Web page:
President Ma's Last Days in Power

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Sunday May 15, by Jerome F. Keating Ph.D.

With the coming of May, Taiwan enters the last days of President Ma Ying-jeou's governance, an eight year, two-term presidency that has run the gamut from high to low and certainly will be grist for the mill of numerous future evaluations. What will be finally said remains to be seen, but some points already stand out.

An initial analysis on Ma's term could be: "Never has so much promise produced so little." Ma won the presidency in 2008 with great promise. He received 7, 658, 724 votes or 58.45 percent--the highest ever vote count and percentage of any Taiwan election. His party, the Chinese Nationalist Party (KMT) rode his coattails in that victory.

The KMT gained 81 seats and their pan-blue coalition added four to give it 85 seats in the 113-seat legislature. With the majority Ma and the KMT were primed to accomplish any and all goals and override any resistance.

However, as Ma's term draws to an end, all that has changed. Little of substance has been accomplished. This year's KMT presidential candidate, Eric Chu, received a mere 3,813,365 votes. That was a loss of nearly 4 million votes. In the legislature, the number of KMT seats dropped from a majority, 81, in 2008 to a 34 minority this year. What caused Ma's and his party's fall from grace?

Character flaws, inflated self-appreciation and misjudgments all contributed. Whether deliberately or by chance, Ma, too often, surrounded himself with sycophants and the inexperienced. It started in November 2007 when Taiwan's GDP was 5.5 percent, and Ma's advisers told him he could easily reach 6 per cent GDP; this resulted in the infamous "6-3-3" election promise, one which would dog him throughout his presidency. One pundit joked it meant 6-3-3 equals zero, which another commentator said was the final result of Ma's presidency.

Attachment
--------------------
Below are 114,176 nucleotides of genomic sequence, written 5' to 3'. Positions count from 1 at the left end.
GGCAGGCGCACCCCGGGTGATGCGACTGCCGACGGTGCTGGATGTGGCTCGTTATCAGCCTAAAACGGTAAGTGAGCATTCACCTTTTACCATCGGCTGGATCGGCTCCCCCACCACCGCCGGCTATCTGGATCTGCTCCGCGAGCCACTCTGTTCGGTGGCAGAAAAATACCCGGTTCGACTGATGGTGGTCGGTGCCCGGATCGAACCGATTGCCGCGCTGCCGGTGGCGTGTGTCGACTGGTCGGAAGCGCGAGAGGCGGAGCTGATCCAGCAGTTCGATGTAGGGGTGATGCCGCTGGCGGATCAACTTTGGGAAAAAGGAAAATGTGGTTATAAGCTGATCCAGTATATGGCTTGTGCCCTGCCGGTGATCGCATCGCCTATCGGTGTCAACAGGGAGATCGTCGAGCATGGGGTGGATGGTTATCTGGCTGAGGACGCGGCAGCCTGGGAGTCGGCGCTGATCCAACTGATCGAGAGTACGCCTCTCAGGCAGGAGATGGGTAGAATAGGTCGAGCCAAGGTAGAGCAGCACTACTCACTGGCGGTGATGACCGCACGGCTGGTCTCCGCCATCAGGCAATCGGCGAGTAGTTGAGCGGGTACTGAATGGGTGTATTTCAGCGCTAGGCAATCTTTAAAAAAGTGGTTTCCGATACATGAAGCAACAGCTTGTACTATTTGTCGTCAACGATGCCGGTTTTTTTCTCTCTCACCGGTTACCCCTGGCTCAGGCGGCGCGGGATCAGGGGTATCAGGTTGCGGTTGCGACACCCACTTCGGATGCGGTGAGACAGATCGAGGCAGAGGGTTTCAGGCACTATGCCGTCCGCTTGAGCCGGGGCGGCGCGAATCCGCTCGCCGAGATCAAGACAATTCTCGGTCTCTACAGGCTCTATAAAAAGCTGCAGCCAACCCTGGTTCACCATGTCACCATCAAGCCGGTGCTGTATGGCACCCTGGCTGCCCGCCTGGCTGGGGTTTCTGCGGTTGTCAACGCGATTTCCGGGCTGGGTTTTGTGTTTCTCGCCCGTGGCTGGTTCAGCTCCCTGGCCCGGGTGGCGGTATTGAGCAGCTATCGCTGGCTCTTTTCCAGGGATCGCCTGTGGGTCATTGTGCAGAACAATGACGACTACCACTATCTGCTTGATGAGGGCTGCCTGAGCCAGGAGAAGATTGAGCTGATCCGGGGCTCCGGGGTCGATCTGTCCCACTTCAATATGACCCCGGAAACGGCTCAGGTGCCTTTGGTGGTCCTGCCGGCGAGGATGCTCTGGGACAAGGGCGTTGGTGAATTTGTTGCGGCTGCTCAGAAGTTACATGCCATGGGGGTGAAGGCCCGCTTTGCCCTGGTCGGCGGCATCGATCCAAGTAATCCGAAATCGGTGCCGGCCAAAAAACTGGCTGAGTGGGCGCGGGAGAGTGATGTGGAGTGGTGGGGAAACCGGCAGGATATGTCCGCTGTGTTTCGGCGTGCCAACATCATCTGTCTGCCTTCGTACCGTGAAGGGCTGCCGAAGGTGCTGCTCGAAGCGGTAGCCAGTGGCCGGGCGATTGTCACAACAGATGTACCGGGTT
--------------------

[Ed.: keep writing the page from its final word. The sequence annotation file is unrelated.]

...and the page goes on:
Excessive self-appreciation often comes from quickly ascending the ranks in a one-party state where loyalty and orders are the prime requirement and the state hides behind the Peter Principle. One could be tempted to write a political cautionary tale here, but Ma's issues go deeper than that. There is a side of Ma that seems clueless. How can one write a cautionary tale about Ah Q the main character from Lu Xun's novella, The True Story of Ah Q? How does one tell Ah Q not to be Ah Q?

Ma's inflated ego combined with his party loyalty further are attached to his mythical "one China" vision. All this made him blind to the growing sense of Taiwanese identity. It was a similar blindness that led Chiang Kai-shek to believe that it was only a matter of time before he retook China. Chiang died in Taiwan never understanding why the KMT lost China and the trust of the Chinese in the first place.

By 2012, Ma's reputation spiraled down from the Teflon man to that of bumbler; the descent continued till his popularity bottomed at 9 percent. Later Ma's reputation recovered to 20 per cent but Ma the poseur had finally been fully exposed. He now faces the question of where to live after May 20?